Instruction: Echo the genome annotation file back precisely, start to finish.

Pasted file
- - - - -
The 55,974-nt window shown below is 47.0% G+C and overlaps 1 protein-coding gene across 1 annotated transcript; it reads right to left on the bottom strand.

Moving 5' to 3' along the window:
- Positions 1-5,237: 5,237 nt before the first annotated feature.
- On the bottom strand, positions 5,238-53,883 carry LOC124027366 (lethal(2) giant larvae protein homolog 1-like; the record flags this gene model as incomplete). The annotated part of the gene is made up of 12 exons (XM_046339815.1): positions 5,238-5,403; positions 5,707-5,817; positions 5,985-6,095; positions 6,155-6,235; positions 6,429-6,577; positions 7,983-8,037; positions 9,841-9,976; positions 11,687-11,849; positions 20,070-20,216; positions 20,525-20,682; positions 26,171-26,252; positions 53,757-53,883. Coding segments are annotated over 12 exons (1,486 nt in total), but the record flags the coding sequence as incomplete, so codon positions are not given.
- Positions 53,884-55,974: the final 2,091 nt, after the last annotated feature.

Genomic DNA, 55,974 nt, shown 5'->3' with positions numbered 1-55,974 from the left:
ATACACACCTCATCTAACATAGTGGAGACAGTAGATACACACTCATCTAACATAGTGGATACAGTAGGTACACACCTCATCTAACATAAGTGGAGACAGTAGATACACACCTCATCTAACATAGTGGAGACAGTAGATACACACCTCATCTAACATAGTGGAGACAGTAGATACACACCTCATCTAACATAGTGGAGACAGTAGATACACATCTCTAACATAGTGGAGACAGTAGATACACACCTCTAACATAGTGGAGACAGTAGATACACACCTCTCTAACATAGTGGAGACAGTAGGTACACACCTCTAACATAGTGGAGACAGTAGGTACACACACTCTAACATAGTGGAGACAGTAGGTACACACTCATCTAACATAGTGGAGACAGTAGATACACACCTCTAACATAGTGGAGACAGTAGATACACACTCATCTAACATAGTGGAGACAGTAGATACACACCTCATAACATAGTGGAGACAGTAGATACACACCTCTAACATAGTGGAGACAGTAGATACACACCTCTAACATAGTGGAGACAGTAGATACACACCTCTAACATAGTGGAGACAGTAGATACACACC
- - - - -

The 55,974-nt window shown below is 47.0% G+C and overlaps 1 protein-coding gene across 1 annotated transcript; it reads right to left on the bottom strand.

Moving 5' to 3' along the window:
- Positions 1-5,237: 5,237 nt before the first annotated feature.
- On the bottom strand, positions 5,238-53,883 carry LOC124027366 (lethal(2) giant larvae protein homolog 1-like; the record flags this gene model as incomplete). The annotated part of the gene is made up of 12 exons (XM_046339815.1): positions 5,238-5,403; positions 5,707-5,817; positions 5,985-6,095; positions 6,155-6,235; positions 6,429-6,577; positions 7,983-8,037; positions 9,841-9,976; positions 11,687-11,849; positions 20,070-20,216; positions 20,525-20,682; positions 26,171-26,252; positions 53,757-53,883. Coding segments are annotated over 12 exons (1,486 nt in total), but the record flags the coding sequence as incomplete, so codon positions are not given.
- Positions 53,884-55,974: the final 2,091 nt, after the last annotated feature.

Genomic DNA, 55,974 nt, shown 5'->3' with positions numbered 1-55,974 from the left:
ATACACACCTCATCTAACATAGTGGAGACAGTAGATACACACTCATCTAACATAGTGGATACAGTAGGTACACACCTCATCTAACATAAGTGGAGACAGTAGATACACACCTCATCTAACATAGTGGAGACAGTAGATACACACCTCATCTAACATAGTGGAGACAGTAGATACACACCTCATCTAACATAGTGGAGACAGTAGATACACATCTCTAACATAGTGGAGACAGTAGATACACACCTCTAACATAGTGGAGACAGTAGATACACACCTCTCTAACATAGTGGAGACAGTAGGTACACACCTCTAACATAGTGGAGACAGTAGGTACACACACTCTAACATAGTGGAGACAGTAGGTACACACTCATCTAACATAGTGGAGACAGTAGATACACACCTCTAACATAGTGGAGACAGTAGATACACACTCATCTAACATAGTGGAGACAGTAGATACACACCTCATAACATAGTGGAGACAGTAGATACACACCTCTAACATAGTGGAGACAGTAGATACACACCTCTAACATAGTGGAGACAGTAGATACACACCTCTAACATAGTGGAGACAGTAGATACACACC